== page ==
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And this year's homemaker and junior homemaker winners are from left: Gloria Mitchell, homemaker of the year, Elizabeth Richardson, runner-up homemaker of the year, xxxxLobdell junior homemaker of the year and xxx runner-up homemaker of the year.

And this year’s homemaker and junior homemaker winners are from left: Gloria Mitchell, homemaker of the year, Elizabeth Richardson, runner-up homemaker of the year, Danielle Lobdell junior homemaker of the year and Kylie Kuebler, runner-up homemaker of the year.

By Crystal Hayduk

Friends Jane Kalmbach Bryan and Kathy Cavender arrived before dawn to ensure choice seating in the Multipurpose Arena for the popular Ladies Day event on Friday, Aug. 26.

When the doors opened at 8 a.m., the 228 ladies who rose early were rewarded with muffins, juice, and hot coffee.

Women shared their enthusiasm as they waited for the morning’s activities to begin.

Ladies Day crowd.

Ladies Day crowd.

Barb Wolfgang still has fond childhood memories of coming to the fair with the Ann Arbor Riding Club. Her daughters and grandchildren were involved with livestock and small animals, and she credits participation in the fair as a way for children to learn a variety of skills.

“The fair is more than just a carnival,” she said. “The love between a child and an animal is priceless.”

Dorothy Richards began coming to the Chelsea Fair in 1992, and now attends with her daughters and grandchildren – all Chelsea residents. “It’s clean and safe, with nice people,” said Richards. “The food’s outstanding and I feel that the rides are well attended. There’s so much joy to be had at the fair.”

Ladies Day Superintendent Mary Tobin introduced lifelong friends Laurie Williams and Debbie Colesa, who opened the two-hour program with a harmonic, a capella rendition of “The Star-Spangled Banner.”

Gloria Mitchell, homemaker of the year.

Gloria Mitchell, homemaker of the year.

Williams and Colesa said the two met when they were only a year old. “Debbie’s dad was the pastor of the church that my family attended,” said Williams. “The story goes that we spotted each other – our birthdays are only four days apart and we were about the same height – and we’ve been friends ever since.”

Women over 18 years old received a goodie bag, and registered for more than 150 door prizes of goods and services donated by local businesses and individuals.

Entertainment was provided by dancers from Studio 3 Performing Arts Center and vocalist/musician Rob Crozier.

Highlighting the morning’s events was the announcement of the winners of the homemaking contest. Entrants 18 and over vie for Champion Homemaker; age 17 and under compete for the title of Champion Junior Homemaker.

Contestants submit an entry and earn points for exhibits entered in at least four of nine departments: agriculture exhibits, antiques, arts, canning, floriculture, food preparation, machine sewing, needlework, and quilting.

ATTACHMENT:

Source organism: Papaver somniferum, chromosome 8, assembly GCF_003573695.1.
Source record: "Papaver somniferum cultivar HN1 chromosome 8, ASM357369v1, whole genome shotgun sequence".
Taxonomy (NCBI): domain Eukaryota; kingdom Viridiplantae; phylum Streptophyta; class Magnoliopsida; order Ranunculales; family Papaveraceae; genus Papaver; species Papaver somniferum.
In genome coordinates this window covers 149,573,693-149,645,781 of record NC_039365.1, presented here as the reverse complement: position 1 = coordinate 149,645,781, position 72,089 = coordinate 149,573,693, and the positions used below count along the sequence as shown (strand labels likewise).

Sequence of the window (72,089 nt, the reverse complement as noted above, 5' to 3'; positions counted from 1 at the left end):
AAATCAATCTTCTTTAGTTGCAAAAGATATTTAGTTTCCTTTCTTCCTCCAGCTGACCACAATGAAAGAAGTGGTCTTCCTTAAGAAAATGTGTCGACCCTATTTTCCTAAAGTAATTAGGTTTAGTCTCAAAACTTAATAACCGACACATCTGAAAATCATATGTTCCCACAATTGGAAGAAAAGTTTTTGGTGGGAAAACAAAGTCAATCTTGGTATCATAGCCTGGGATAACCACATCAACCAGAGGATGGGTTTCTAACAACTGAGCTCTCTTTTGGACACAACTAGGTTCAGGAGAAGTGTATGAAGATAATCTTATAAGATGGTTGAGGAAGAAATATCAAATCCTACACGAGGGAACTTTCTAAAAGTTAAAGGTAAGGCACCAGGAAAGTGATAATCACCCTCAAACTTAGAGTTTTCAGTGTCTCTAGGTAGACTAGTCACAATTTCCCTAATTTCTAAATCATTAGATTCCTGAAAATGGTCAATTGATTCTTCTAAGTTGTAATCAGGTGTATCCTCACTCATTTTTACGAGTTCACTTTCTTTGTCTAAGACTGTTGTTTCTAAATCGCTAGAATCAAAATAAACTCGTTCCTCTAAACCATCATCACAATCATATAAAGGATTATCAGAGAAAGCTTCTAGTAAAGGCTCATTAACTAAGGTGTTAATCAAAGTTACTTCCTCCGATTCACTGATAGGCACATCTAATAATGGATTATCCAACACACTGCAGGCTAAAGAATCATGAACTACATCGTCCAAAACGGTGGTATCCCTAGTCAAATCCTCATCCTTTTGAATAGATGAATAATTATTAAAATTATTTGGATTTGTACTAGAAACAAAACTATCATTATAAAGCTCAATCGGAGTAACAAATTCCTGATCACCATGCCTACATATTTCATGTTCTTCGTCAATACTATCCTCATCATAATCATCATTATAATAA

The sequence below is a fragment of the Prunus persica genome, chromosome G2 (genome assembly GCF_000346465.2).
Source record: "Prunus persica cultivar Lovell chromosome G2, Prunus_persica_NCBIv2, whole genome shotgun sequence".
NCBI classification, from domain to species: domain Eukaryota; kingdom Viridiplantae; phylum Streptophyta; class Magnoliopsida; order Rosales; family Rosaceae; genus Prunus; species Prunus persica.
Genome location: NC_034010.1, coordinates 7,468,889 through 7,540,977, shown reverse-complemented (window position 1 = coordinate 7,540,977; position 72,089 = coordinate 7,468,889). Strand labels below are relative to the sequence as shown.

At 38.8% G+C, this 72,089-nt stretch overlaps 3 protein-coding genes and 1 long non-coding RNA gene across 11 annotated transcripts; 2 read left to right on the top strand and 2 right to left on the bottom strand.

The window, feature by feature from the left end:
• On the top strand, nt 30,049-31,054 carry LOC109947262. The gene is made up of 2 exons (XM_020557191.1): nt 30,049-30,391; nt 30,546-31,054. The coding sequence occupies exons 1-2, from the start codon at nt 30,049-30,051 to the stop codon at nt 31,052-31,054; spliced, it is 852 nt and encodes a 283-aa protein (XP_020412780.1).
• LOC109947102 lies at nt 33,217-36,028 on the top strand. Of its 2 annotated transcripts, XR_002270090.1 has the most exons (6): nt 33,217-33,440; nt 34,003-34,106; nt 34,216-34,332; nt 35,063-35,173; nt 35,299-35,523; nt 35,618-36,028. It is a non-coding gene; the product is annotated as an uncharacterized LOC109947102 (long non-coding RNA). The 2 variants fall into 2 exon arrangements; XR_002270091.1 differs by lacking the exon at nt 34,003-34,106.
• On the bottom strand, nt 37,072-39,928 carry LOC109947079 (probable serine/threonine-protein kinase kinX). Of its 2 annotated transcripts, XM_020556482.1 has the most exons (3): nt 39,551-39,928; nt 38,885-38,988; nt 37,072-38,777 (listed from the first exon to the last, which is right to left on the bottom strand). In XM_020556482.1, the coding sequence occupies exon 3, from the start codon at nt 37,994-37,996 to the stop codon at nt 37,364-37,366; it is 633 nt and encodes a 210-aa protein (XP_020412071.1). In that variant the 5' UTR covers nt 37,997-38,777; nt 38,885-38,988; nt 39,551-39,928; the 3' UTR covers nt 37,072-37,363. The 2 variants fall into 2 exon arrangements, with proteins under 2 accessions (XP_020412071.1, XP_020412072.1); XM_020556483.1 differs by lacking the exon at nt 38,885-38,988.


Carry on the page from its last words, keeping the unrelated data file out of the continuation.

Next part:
Gloria Mitchell was crowned Champion Homemaker with 279 points. Mitchell is married to John, has three grown children, and eight grandchildren. This is the first time she’s registered for the homemaking contest, but she’s participated in 4-H all of her life, and has entered many exhibits over the years.

“I was born and raised on a farm,” said Mitchell.

Elizabeth Richardson, runner up homemaker of the year.

Elizabeth Richardson, runner up homemaker of the year.

Granddaughter Katie Wickman won Junior Champion Homemaker last year and encouraged Mitchell to apply. “She had more points with her entries than the person who actually won last year, so I told her she should just try it,” said Wickman.

Elizabeth Richardson was named Runner-up Homemaker with 174 points.

Richardson, a photographer and writer, is married to Ross. She entered the contest with the goal of learning new things. “I’ve had a wonderful time and met so many nice people,” said Richardson. “The superintendents were so kind and warm when I was submitting entries on Sunday. They made it a special day.”

Danielle Lobdell was crowned Junior Champion Homemaker with 267 points. A senior at Chelsea High School, she is the daughter of Cathy Lobdell. Danielle, who began entering exhibits at an early age, was named runner-up in 2013, and has competed every year since then to reach her goal of champion. “It’s nice to be acknowledged for my work,” said Danielle.

Kylie Kuebler was named Runner-up Junior Homemaker with 196 points. Kylie is also a senior at Chelsea High School, and is the daughter of Darryl and Kolleen Kuebler. A seasoned exhibitor, this is Kuebler’s first attempt in the homemaker contest. She said that making and entering the number of items required to do well takes a great deal of effort. Her advice to would-be contestants is to start early and set aside the whole day for entering exhibits.

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